I was 25 on September 11, 2001, or 9/11, beginning my second full year of teaching at Stuyvesant High School. On that morning, I emerged from the subway station to see Chambers Street filled with people, all looking up. I looked up too. Both towers of the World Trade Center were on fire, smoke billowing from the gashes left by the two airplanes which had crashed into them minutes before. From those gashes flew swirls of paper, and small black objects fell from the windows. After a moment, I realized that the small black objects were people. I caught my breath and turned down the hill, toward school.
Moments from that morning are burned into my memory: The way the building shook as the first tower fell. Meeting my freshman homeroom in the cafeteria, one girl crying beneath her hijab; two other girls who had met only days earlier trying to comfort her. Walking down the stairs as if for a fire drill, understanding for the first time the purpose of fire drills, feeling oddly normal even as one of my colleagues yelled, “This is not a drill! This is a real emergency!” Walking north on the West Side Highway, watching students disperse in small groups. Looking back at one point to realize that the second tower had fallen.
I was deeply aware in those moments – I think we all were – that the world had changed irrevocably. It is a strange thing to know this at the moment it is happening.
Teaching 9/11 as a History Lesson
In the months following the attacks, I worked with a small group of students to create and perform the play, “with their eyes.” Ten student actors interviewed 23 members of the Stuyvesant community – students, faculty, and staff – recorded, transcribed, and edited the interviews, and performed them in the character of the interviewees. Each interview-based monologue used the actual words and speech patterns of the interviewee, complete with pauses, “likes” and “ums.”
The play was a patchwork of individual experiences: a senior who had to move out of his apartment near ground zero, furious at the tourists who came to take pictures of the site; a pregnant English teacher; a security guard who saw his life flash before his eyes; a Muslim student worried about racial profiling. The power of the play came from the ways these individual stories spoke to each other, complicating the narrative of our common experience rather than reducing it to sound bites.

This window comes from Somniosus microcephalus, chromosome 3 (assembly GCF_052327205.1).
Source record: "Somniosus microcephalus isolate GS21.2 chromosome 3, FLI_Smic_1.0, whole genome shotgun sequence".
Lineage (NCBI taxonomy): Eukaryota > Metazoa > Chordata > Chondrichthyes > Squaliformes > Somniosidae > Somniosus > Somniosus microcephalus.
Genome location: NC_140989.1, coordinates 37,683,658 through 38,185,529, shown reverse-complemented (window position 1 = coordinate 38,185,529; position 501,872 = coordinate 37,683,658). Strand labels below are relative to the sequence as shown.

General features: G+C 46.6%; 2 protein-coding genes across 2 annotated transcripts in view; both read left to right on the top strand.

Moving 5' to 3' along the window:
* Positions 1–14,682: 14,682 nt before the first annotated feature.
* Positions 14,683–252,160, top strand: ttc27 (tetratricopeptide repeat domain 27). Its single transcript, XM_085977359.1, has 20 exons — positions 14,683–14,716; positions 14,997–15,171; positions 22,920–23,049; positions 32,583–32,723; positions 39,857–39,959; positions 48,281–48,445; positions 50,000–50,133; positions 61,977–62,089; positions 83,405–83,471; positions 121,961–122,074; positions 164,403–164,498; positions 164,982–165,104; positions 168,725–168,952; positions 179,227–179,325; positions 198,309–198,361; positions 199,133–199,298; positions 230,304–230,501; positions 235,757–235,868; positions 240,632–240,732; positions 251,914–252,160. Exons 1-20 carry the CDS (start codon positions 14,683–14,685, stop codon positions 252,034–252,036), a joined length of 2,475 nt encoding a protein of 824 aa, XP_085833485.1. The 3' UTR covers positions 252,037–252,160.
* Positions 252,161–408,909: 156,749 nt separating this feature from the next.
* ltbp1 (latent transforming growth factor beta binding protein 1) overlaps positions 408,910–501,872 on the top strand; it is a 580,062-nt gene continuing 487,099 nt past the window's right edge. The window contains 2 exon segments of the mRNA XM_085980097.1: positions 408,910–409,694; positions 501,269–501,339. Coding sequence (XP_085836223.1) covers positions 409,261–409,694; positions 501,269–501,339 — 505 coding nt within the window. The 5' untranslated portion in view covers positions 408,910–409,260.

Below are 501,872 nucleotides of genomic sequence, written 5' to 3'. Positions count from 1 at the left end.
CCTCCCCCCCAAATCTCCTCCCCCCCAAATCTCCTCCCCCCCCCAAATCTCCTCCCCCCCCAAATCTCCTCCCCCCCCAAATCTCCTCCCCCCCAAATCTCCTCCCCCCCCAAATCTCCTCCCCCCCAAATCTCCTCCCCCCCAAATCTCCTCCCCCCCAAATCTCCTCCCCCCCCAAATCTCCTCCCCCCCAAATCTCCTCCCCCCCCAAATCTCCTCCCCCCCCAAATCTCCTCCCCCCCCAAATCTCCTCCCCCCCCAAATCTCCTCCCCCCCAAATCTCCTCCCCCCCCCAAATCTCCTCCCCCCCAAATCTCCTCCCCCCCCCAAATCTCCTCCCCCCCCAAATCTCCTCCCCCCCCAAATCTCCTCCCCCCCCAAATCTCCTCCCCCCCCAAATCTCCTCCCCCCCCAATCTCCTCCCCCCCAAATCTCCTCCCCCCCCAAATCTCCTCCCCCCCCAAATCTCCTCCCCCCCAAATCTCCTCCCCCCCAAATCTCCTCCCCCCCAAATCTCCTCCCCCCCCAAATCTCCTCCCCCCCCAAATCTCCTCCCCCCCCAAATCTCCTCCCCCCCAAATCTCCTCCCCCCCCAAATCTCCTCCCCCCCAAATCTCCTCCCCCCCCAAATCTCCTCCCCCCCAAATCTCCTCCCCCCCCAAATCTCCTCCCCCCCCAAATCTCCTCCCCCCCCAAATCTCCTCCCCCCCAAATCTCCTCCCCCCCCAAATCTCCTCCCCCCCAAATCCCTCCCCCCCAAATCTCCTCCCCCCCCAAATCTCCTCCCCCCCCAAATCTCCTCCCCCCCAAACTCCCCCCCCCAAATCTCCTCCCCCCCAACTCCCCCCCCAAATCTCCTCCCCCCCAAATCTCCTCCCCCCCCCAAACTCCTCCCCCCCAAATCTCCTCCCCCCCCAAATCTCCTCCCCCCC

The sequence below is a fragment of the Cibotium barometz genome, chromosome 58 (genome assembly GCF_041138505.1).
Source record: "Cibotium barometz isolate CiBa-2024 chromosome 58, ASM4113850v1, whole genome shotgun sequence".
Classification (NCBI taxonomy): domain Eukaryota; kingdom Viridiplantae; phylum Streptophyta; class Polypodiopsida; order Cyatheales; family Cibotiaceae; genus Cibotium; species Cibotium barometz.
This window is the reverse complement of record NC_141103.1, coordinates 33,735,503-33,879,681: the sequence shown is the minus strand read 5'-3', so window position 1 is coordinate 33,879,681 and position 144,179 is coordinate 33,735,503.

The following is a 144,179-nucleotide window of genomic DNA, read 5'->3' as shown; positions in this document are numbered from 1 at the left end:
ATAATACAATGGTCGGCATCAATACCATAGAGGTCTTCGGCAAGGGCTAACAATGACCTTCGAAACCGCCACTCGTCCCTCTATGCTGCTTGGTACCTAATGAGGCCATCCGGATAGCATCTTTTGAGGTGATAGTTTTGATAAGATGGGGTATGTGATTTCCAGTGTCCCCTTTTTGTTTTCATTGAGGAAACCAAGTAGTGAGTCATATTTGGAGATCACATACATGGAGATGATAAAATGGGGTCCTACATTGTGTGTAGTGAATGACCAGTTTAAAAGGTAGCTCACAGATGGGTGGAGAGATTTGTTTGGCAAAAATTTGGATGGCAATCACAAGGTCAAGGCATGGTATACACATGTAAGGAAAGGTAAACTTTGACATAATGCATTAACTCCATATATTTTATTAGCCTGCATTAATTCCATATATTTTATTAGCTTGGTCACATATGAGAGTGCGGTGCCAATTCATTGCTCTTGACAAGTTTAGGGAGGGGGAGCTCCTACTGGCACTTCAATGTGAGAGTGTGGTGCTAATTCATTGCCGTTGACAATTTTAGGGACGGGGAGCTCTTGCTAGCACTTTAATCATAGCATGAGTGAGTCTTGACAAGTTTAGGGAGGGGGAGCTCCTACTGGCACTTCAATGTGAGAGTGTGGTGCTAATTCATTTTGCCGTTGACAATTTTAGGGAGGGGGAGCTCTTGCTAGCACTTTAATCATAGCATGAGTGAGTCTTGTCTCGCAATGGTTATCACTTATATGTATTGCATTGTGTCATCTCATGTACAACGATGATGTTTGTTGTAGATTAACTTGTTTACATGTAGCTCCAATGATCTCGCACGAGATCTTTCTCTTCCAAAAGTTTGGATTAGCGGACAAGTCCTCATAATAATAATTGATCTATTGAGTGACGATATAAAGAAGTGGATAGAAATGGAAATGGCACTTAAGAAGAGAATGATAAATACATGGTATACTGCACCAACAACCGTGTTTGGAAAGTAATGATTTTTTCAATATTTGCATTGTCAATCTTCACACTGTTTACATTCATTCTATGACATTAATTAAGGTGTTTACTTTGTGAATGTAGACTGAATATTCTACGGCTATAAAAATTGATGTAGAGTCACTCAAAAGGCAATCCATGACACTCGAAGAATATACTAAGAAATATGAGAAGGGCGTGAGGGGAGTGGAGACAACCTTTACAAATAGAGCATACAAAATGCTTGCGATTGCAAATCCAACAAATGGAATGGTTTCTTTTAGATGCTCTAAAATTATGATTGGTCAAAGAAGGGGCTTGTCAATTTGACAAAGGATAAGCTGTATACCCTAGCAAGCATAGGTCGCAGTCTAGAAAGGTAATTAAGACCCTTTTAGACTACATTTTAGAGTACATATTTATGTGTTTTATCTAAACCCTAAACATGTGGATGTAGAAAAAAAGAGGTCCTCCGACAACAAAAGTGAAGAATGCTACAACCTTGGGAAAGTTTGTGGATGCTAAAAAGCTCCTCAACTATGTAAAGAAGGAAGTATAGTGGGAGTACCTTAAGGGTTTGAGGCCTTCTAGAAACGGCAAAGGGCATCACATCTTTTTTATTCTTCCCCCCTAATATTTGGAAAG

“With their eyes” was performed at Stuyvesant in February 2002, and published as a book by HarperCollins in September of that year. The creation of the play, the life of the book, and the experience of teaching in the same place in the years since, have taught me many lessons over the last 15 years.
I learned that when students are invited to bring their own experiences into their work and entrusted with creative freedom, they are capable of extraordinary things.
"As I do every year, I will hope for cloudy skies, not the clear blue I remember from the day of the attacks."
I learned that diversity of voices matters. The student director and producers and I made a conscious effort to cast students from all four grades, representative of the racial and ethnic diversity of the school. We chose a diverse group of interviewees, including staff members. Through the creation of the play, we heard, and were able to share stories we might easily have missed. We grew friendships we might never have made. We came to understand our community more fully by seeking out stories we did not already know.
I learned that individual stories have the power to connect across geographic distance. “With their eyes” has been produced at high schools from Kansas to Florida, from Washington to South Dakota, and by two repertory companies in California and Missouri. Students have written to me about the bond they feel with the interviewees they chose to portray, and how that bond helped them understand the events of September 11 in a far more personal way. The specificity of a single person’s experience can forge a stronger connection than any broad generalization.
"I was deeply aware in those moments – I think we all were – that the world had changed irrevocably."
I learned how quickly experience can become history. Students in my classes remembered 9/11 as high-schoolers; then as middle-schoolers; as grade-schoolers; then, only through their parents’ stories. Ten years later, the experience was already a generation removed.
Most importantly, I learned that everybody has a story to tell. All you need to do is ask, and listen.
9/11 and the Importance of HIstorical Memory
I will return to Stuyvesant this week, as many of my colleagues on the faculty and staff do every year, with the memory of that morning in September 2001 still fresh in our minds. I will be grateful that this year’s anniversary falls on a weekend rather than a school day. As I do every year, I will hope for cloudy skies, not the clear blue I remember from the day of the attacks. I will plan, and teach, and grade, and look for ways to get to know my students’ stories this year, to keep history in mind while striving to understand our community as it is now.
Find more free resources on remembering the events, victims and families in our 9/11 Memorial Collection.
This article was originally posted by PBS NewsHour Extra on September 10, 2016 and can be found here.
Annie Thoms teaches English at Stuyvesant High School (her alma mater), and has worked as a teacher consultant with the NYC Writing Project. She is the editor of the interview-based monologue play with their eyes: September 11th – the view from a high school at ground zero. She is also a mother of three, and blogs about children’s literature at annieandaunt.blogspot.com. Annie is a regular guest on WNHH Radio’s Book Talk.